Q. Collin Hill was a guy you got a lot of mileage out of earlier in the year, he wasn’t listed as playin’ in Arizona State, I don’t think he played Florida State. Did he kinda hit a wall or is it tempo or situation that’s keeping him out or is he fully healthy?
COACH KELLY: He’s fully healthy, it’s more of a situation that coaches felt like we’re getting some pass rush in different manners from different players that have picked up the slack in that position.
Q. And, again, the tempo in the North Carolina and also in this game seemed to bother the defense a little bit, played better when Arizona State slowed it down. Do you feel like that was a function of having different people in there against Arizona State, having Nyles making the plays than it was the tempo itself?
COACH KELLY: No, I think that clearly, having young players on the field, when you’ve got Nyles and Max and you’ve got even Elijah on the field, your two safeties and Nyles, there is a lot going on out there for those guys, and they’re trying to communicate as quickly and as effectively as possible and that’s an area that we have to continue to grow at.
Q. Brian, to build on the question of the sack, on the first sack I think C.J. and Corey are running free underneath.
COACH KELLY: Wide open.
Q. Is that a challenge that Everett is still growing into or is that a challenge that all quarterbacks have?
COACH KELLY: Well, we were in a max protection with the tight end and the back. He was waiting for Corey to come across on the play and he was surprised that somebody came loose because that’s a longer developing route because we’ve got time. So as he saw him come loose, that’s what he kind of reversed out and put the ball on the ground.
So, again, when we go into that kind of route development, Everett is taking a seven step drop on that, he’s not expecting any kind of pressure in that situation.
Q. You mentioned him taking responsibility. I think this was in the third quarter but I don’t know if it was a miscommunication with Will but he threw deep and Will ran short and you jumped on Will on the sideline and Everett seemed to motion to you, “No, that’s on me.”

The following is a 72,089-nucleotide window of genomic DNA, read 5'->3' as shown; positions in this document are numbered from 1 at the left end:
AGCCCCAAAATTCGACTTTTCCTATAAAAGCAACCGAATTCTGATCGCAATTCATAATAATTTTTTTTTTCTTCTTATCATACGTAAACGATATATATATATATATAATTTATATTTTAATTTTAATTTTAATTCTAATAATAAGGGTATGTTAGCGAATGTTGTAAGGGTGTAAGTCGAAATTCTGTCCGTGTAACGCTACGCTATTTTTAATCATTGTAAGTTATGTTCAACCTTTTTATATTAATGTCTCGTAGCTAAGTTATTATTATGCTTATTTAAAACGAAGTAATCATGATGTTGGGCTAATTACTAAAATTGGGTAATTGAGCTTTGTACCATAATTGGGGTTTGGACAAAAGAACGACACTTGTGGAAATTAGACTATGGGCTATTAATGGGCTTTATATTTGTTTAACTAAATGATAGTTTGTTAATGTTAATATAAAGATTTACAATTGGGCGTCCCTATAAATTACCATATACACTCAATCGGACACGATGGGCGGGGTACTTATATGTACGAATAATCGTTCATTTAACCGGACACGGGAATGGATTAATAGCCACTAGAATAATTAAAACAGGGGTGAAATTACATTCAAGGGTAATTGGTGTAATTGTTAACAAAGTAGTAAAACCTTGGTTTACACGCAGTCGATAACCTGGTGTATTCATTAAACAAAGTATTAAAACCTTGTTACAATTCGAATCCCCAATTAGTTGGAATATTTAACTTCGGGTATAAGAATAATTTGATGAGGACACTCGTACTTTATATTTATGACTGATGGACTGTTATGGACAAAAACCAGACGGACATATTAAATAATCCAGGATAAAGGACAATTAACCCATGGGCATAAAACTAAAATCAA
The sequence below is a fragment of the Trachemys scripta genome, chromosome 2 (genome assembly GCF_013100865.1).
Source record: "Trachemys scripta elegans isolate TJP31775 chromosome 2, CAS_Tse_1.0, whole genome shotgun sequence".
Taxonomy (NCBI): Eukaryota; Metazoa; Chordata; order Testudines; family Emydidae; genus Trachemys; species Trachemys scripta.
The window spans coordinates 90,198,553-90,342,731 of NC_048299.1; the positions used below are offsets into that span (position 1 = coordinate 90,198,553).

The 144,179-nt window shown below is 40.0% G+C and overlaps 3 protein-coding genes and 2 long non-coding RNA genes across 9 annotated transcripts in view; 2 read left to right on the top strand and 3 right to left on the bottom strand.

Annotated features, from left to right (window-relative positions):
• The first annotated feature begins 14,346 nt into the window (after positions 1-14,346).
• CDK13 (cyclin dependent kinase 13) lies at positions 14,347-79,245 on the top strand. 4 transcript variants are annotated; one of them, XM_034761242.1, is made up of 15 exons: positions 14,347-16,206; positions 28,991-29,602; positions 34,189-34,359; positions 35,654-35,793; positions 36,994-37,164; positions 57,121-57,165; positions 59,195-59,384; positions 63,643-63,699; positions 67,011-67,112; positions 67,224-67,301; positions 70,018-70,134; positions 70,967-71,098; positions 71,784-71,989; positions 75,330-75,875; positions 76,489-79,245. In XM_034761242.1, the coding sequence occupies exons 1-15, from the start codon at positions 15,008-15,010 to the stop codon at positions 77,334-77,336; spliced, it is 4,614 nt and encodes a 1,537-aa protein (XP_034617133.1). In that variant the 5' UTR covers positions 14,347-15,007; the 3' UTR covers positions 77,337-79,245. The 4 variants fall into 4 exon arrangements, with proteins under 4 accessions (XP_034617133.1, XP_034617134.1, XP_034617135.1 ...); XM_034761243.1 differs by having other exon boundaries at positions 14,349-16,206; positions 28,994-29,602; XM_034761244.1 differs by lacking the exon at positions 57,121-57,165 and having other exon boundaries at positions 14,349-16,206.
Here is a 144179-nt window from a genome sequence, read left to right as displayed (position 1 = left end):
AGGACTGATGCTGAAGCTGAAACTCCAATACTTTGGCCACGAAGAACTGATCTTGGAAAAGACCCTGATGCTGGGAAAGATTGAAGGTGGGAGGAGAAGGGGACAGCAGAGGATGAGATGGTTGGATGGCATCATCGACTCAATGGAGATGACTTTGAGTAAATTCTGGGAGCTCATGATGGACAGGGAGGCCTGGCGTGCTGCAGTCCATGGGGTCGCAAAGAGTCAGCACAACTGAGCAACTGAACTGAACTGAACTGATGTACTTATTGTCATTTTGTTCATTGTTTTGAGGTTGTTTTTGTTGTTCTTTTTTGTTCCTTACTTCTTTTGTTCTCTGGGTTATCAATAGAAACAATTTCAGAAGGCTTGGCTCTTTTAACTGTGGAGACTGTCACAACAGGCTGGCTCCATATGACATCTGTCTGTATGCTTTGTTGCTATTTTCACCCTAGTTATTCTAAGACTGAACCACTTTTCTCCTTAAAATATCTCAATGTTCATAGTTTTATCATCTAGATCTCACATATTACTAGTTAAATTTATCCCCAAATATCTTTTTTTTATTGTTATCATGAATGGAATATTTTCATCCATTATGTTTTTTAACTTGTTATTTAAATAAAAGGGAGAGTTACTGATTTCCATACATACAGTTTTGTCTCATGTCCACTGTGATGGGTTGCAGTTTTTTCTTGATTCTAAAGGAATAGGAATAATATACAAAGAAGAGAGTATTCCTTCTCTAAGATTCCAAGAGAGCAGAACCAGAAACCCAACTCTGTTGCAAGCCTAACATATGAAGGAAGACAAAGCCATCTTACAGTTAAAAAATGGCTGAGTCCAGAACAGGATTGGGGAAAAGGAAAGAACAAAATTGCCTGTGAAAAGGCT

COACH KELLY: Yes.
Q. Can you take us through that?
COACH KELLY: We have a read on the outside that takes place on that route, and the read is essentially and there is a little bit more, but if I’m even with you, I’m leavin’, and I think in that instance, Everett thought that Will was even with the defender and that he was leavin’, he was going to run a “go” route and Will clearly felt like he wasn’t even with him, the defender was over the top of him. That’s happened once this year. It just was untimely in that situation.
Q. And in the context
COACH KELLY: That happens once in a while.
Q. Is that a positive for you to see Everett being, “no, no, that’s on me.”
COACH KELLY: I’m telling you what, I’m proud of the way he’s handled the scrutiny of being under the bright lights of the turnovers. He’s in my office yesterday, you know, talking about what can we do to continue to move forward. And there’s a lot of scrutiny on the quarterback position at Notre Dame, especially if there’s turnovers. The fact of the matter is he’s accountable for all of them. I said that in the press conference he’s responsible for all the turnovers, but that’s not to mean that he’s to be blamed for all of the turnovers, there’s ten other players on this football team, but we don’t go around in this program blaming people. That’s not how we do business. We talk about personal accountability and everybody is accountable and that’s why I feel so good about, he will continue to grow and get better at that position.
Q. You mentioned the defensive line not playing that well. What kind of correlation is there between that and Joe not being out there?
COACH KELLY: I don’t think there is any correlation to the defensive line not playing well with Joe not being out there. Joe helps get in the front set. We could have got the edge set a couple of times on that last drive, would have been extremely helpful to us. We had a soft edge a couple of times Joe would have if I remembered that up for us.
But, no, the defensive line in terms of not playing at the level we think they’re capable of playing, nothing to do with that.
Q. Lastly, sort of big picture. You’ve been at this for a while, you’ve had seasons where you had the big picture goals on the table. When they get taken off in November relative to the playoffs this year, maybe a conference championship in your previous spots, does juror message change during those weeks?
Are those weeks particularly difficult for a head coach to sort of like keep guys as active as you need them to be?
COACH KELLY: Look, we haven’t talked about playoffs since day one. So there is no change from that standpoint. There is not one day where I went in front of them during the year and we said, All right, need to keep winning if you want to go to the playoffs, guys, come on now.”
Look, we didn’t come back from 31 0, because the guys had an epiphany if I have any because we thought, hey, if we don’t come back, we’re not going to the playoffs. They came back because they’re winners. And they’re competitors. All we do is talk about what we need to do this week to win so we’re all in it to win. Our focus is about what do we need to do to win the weekend because they want to sing the fight song at the end of the day and whatever happens at the end, we weren’t going to be able to control whether or not we went to the playoffs, so we focus on things we know we can control and what we know we can control is what we do during the week. That’s really been the message.